But seems the NY Times is a little unclear on the concept of separation of church and state – give the buggers an inch and they’ll take your whole damn country. As seems to be the case with another recent Op-Ed there on the topic of Islamophobia. While one might justifiably question whether the film described was some hysterical Israeli propaganda it really does seem remarkably obtuse if not willfully blind to the fact that Islam is dedicated to the concept of Sharia law which is intrinsically antithetical and inimical to human rights and democracy. As Ibn Warraq put it in his Why I Am Not a Muslim:

    In an important article, “Islam and Liberal Democracy”, Bernard Lewis explains very well why liberal democracy never developed in Islam. Like many scholars of Islam, Lewis deplores the use of the term “Islamic Fundamentalist” as being inappropriate. I agree. I have already pointed out that, unlike Protestants, who have moved away from the literal interpretation of the Bible, Muslims – all Muslims – still take the Koran literally. Hence, in my view, there is no difference between Islam and Islamic fundamentalism. Islam is deeply embedded in every Muslim society, and “fundamentalism” is simply the excess of this culture. ….

    The truth of the matter is that Islam will never achieve democracy and human rights if it insists on the application of the sharia and as long as there is no separation of church and state. But as Muir puts it: “A reformed faith that should question the divine authority on which they [the institutions of Islam] rest, or attempt by rationalistic selection or abatement to effect a change, would be Islam no longer.” [pgs 185, 187]

  6. machintelligence says

    B-b-b-but — she is an atheist, which means she says that they are wrong about the existence of god (if not in so many words). How is that not mocking? /sarcasm>

  7. christophburschka says

    It’s a good thing they asked that question. It was the perfect set-up for an awesome response, which showed that Jessica definitely does empathize with those who hate her even though she knows they are wrong (quoted in #6). Too many have attempted to portray her as someone with a personal grudge, who cares only about her own rights. This answer showed again she is not fighting these people; she is fighting for a right that benefits everyone, including them.

    I wouldn’t vilify a reporter for asking tough questions, even questions that implicitly endorse your opponents. They’re not doing it out of their own views, but to give you the opportunity to respond to it. Jessica knocked that ball out of the park. If the interviewer intended that, they did their job well; if not, it backfired beautifully.

  8. Pteryxx says

    “I’ve never been asked this before,” she said. A pause, and then: “It’s almost like making a child get a shot even though they don’t want to. It’s for their own good. I feel like they might see it as a very negative thing right now, but I’m defending their Constitution, too.”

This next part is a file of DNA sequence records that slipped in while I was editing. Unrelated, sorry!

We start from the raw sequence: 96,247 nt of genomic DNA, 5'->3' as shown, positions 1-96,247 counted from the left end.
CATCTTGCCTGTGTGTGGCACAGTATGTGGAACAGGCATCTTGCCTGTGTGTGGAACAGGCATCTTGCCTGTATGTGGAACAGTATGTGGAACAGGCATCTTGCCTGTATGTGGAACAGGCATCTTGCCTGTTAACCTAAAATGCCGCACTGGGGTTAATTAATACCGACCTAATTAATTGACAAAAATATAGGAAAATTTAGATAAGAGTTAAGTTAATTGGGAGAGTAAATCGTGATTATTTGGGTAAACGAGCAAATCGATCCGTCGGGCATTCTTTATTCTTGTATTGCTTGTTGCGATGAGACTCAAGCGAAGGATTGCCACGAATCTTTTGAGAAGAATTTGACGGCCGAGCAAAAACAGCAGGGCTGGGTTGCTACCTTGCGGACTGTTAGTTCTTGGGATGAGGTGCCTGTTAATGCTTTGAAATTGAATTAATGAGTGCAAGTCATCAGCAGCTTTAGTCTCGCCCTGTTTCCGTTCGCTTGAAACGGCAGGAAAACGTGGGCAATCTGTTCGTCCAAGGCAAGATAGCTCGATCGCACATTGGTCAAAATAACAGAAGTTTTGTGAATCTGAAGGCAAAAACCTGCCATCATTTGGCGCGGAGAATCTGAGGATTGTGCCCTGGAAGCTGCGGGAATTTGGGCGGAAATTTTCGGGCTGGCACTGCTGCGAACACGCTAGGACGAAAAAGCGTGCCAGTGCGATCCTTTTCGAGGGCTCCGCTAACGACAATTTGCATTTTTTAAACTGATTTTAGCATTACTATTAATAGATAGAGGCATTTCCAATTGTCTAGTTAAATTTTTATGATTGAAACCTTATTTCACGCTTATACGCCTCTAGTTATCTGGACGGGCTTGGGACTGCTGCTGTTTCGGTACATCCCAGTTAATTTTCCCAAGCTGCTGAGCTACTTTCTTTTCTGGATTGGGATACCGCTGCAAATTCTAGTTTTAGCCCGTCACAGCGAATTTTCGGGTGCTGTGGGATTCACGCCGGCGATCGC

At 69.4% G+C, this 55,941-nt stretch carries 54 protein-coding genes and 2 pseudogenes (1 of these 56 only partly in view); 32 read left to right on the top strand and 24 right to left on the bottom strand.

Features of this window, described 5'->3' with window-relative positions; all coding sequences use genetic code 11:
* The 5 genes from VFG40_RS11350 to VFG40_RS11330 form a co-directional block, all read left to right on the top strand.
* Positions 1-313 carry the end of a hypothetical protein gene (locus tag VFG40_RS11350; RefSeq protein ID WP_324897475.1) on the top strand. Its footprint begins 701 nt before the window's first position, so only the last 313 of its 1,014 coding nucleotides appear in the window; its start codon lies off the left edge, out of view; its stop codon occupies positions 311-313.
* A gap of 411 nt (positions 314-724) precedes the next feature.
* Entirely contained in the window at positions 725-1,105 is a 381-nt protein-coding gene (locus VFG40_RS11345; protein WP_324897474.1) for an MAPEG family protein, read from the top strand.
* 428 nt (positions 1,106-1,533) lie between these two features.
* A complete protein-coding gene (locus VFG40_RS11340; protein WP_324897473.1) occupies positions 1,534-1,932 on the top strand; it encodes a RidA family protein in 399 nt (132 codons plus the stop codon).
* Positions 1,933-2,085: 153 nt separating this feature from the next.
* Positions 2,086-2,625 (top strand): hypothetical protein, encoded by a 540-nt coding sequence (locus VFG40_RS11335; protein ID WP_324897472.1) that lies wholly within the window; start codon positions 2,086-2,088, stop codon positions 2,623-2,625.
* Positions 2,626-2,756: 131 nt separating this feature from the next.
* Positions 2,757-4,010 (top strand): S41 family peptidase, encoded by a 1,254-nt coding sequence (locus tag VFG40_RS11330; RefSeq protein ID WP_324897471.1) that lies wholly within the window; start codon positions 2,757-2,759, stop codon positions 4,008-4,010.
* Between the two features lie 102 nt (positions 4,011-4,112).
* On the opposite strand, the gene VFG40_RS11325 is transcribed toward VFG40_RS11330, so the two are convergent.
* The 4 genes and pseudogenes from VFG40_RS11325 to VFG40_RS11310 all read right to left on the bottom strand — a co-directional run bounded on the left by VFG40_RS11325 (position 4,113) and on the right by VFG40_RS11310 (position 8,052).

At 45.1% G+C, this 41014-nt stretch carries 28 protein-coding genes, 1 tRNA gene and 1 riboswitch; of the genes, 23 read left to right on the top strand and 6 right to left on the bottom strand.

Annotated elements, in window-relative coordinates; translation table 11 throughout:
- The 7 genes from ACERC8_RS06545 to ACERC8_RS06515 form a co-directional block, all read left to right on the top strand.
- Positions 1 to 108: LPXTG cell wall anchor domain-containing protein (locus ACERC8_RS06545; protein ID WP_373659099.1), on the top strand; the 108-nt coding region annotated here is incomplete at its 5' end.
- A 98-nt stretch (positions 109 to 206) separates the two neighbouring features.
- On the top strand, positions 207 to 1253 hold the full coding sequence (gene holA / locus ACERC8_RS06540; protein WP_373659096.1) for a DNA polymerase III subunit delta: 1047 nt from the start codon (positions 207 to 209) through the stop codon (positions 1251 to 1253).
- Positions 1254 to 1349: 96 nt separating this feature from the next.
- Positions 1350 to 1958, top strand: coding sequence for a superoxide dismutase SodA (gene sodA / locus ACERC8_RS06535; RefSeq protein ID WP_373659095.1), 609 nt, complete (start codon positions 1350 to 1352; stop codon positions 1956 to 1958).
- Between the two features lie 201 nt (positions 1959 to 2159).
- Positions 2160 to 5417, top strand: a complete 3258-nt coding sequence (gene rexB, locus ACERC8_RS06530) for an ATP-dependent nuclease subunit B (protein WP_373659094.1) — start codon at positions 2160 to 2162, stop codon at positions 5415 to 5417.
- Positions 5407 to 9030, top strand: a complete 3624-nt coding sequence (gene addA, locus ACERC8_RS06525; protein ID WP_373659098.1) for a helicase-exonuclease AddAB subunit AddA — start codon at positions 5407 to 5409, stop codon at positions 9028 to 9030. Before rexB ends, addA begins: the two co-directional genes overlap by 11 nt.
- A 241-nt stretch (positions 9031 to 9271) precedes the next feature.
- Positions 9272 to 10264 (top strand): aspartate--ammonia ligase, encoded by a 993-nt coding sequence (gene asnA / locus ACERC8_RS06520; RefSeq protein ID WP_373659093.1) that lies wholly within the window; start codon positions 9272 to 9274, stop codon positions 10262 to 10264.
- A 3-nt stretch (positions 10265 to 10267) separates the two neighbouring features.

…Jessica for President.

  9. LeftSidePositive says

    HOW exactly has she mocked religion online? She has posted Facebook pages of arguments she’s had with believers, and all I’ve read there are reasoned, calm critiques of religion, and, like, why evolution is valid science. If that’s “mocking,” then these cretins are basically saying that any criticism of their beliefs is unfair and deserves to be met with threats of violence.

    Also: mocking an idea =/= harassing a PERSON. Why is this so hard to understand?!

    Moreover, why should she be EXPECTED to have empathy for the people who want to break the law to treat her as a second-class citizen?

  10. starskeptic says

    I don’t understand the problem with that last question; kudos to the reporter for asking a novel question – even more to Jessica for showing how adults are supposed to act…

  11. duck1887 says

    That is a good answer, but I was also thinking of “Well, it’s hard to empathize with people who call me a worthless cunt.” This would be especially effective on live TV or radio – anyone who attacks her for her filthy mouth is ipso facto admitting that what her attackers call her is too vile even to be said on TV/radio.

    Or is that too subtle?

  12. christophburschka says

    “Well, it’s hard to empathize with people who call me a worthless cunt.”

    That’d have been a devastating answer too, but the one she gave humiliated her attackers more than any rightful condemnation. She didn’t just take the high ground, she planted a flag in it and founded a constitutional commonwealth.

    Echoing #11:

    …Jessica for President.

  13. nemothederv says

    I think I’ll put up a “Blessed be Allah” sign at my local post office and stage a moral panic when they try to take it down.

  14. Greisha says

    Let’s better chip in to Jessica’s scholarship fund (I did) instead of blaming NYT for something they did not say. I read the full article and it did not have any special, either to commend nor condemn.

  15. says

    It’s a shitty question, but it does demonstrate a critically important aspect of any persuasive attempt (and Jessica is certainly involved in a gargantuan persuasive effort right now): you must demonstrate that you understand where your opponents are coming from, even though you disagree. That is a sine qua non of pretty much any campaign (there are some extreme exceptions).